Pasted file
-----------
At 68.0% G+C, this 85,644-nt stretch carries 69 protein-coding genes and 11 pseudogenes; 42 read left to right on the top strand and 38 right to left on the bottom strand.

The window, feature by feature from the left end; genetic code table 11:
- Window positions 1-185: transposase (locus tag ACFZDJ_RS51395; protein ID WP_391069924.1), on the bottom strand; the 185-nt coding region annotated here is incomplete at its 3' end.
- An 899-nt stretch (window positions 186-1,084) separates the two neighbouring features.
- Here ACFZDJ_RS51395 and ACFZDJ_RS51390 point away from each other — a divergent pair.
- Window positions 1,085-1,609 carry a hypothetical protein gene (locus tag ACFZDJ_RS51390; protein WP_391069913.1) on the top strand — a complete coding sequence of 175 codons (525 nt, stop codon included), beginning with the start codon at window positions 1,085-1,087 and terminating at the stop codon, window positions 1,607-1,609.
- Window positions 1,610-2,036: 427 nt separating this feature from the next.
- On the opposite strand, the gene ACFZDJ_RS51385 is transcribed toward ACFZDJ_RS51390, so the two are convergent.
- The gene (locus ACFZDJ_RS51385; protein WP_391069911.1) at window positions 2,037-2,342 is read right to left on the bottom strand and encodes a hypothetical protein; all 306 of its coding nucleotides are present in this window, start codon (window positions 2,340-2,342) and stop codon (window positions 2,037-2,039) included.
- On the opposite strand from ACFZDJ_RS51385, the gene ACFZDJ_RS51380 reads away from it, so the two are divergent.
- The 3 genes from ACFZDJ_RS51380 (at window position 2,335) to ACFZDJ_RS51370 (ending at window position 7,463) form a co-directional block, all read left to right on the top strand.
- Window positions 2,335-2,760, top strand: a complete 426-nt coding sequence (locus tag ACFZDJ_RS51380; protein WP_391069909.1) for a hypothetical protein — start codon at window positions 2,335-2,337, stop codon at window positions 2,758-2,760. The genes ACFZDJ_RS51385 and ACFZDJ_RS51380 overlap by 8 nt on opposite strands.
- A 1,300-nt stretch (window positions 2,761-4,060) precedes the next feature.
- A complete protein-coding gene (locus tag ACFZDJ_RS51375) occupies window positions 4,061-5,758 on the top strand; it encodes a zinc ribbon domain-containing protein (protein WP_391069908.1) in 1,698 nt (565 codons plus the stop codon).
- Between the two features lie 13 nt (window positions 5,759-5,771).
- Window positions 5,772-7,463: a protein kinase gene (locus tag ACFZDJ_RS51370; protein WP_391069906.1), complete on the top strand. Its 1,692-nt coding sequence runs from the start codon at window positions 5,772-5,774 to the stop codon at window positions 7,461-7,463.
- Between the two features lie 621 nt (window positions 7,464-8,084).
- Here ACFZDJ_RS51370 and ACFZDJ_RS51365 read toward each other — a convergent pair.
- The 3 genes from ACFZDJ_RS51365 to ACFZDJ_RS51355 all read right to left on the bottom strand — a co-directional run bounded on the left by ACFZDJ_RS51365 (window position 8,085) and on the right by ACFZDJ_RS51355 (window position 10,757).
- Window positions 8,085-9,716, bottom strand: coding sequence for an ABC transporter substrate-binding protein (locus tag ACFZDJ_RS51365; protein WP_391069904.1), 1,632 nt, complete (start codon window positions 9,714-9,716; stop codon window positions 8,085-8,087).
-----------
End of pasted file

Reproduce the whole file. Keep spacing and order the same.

At 68.0% G+C, this 85,644-nt stretch carries 69 protein-coding genes and 11 pseudogenes; 42 read left to right on the top strand and 38 right to left on the bottom strand.

The window, feature by feature from the left end; genetic code table 11:
- Window positions 1-185: transposase (locus tag ACFZDJ_RS51395; protein ID WP_391069924.1), on the bottom strand; the 185-nt coding region annotated here is incomplete at its 3' end.
- An 899-nt stretch (window positions 186-1,084) separates the two neighbouring features.
- Here ACFZDJ_RS51395 and ACFZDJ_RS51390 point away from each other — a divergent pair.
- Window positions 1,085-1,609 carry a hypothetical protein gene (locus tag ACFZDJ_RS51390; protein WP_391069913.1) on the top strand — a complete coding sequence of 175 codons (525 nt, stop codon included), beginning with the start codon at window positions 1,085-1,087 and terminating at the stop codon, window positions 1,607-1,609.
- Window positions 1,610-2,036: 427 nt separating this feature from the next.
- On the opposite strand, the gene ACFZDJ_RS51385 is transcribed toward ACFZDJ_RS51390, so the two are convergent.
- The gene (locus ACFZDJ_RS51385; protein WP_391069911.1) at window positions 2,037-2,342 is read right to left on the bottom strand and encodes a hypothetical protein; all 306 of its coding nucleotides are present in this window, start codon (window positions 2,340-2,342) and stop codon (window positions 2,037-2,039) included.
- On the opposite strand from ACFZDJ_RS51385, the gene ACFZDJ_RS51380 reads away from it, so the two are divergent.
- The 3 genes from ACFZDJ_RS51380 (at window position 2,335) to ACFZDJ_RS51370 (ending at window position 7,463) form a co-directional block, all read left to right on the top strand.
- Window positions 2,335-2,760, top strand: a complete 426-nt coding sequence (locus tag ACFZDJ_RS51380; protein WP_391069909.1) for a hypothetical protein — start codon at window positions 2,335-2,337, stop codon at window positions 2,758-2,760. The genes ACFZDJ_RS51385 and ACFZDJ_RS51380 overlap by 8 nt on opposite strands.
- A 1,300-nt stretch (window positions 2,761-4,060) precedes the next feature.
- A complete protein-coding gene (locus tag ACFZDJ_RS51375) occupies window positions 4,061-5,758 on the top strand; it encodes a zinc ribbon domain-containing protein (protein WP_391069908.1) in 1,698 nt (565 codons plus the stop codon).
- Between the two features lie 13 nt (window positions 5,759-5,771).
- Window positions 5,772-7,463: a protein kinase gene (locus tag ACFZDJ_RS51370; protein WP_391069906.1), complete on the top strand. Its 1,692-nt coding sequence runs from the start codon at window positions 5,772-5,774 to the stop codon at window positions 7,461-7,463.
- Between the two features lie 621 nt (window positions 7,464-8,084).
- Here ACFZDJ_RS51370 and ACFZDJ_RS51365 read toward each other — a convergent pair.
- The 3 genes from ACFZDJ_RS51365 to ACFZDJ_RS51355 all read right to left on the bottom strand — a co-directional run bounded on the left by ACFZDJ_RS51365 (window position 8,085) and on the right by ACFZDJ_RS51355 (window position 10,757).
- Window positions 8,085-9,716, bottom strand: coding sequence for an ABC transporter substrate-binding protein (locus tag ACFZDJ_RS51365; protein WP_391069904.1), 1,632 nt, complete (start codon window positions 9,714-9,716; stop codon window positions 8,085-8,087).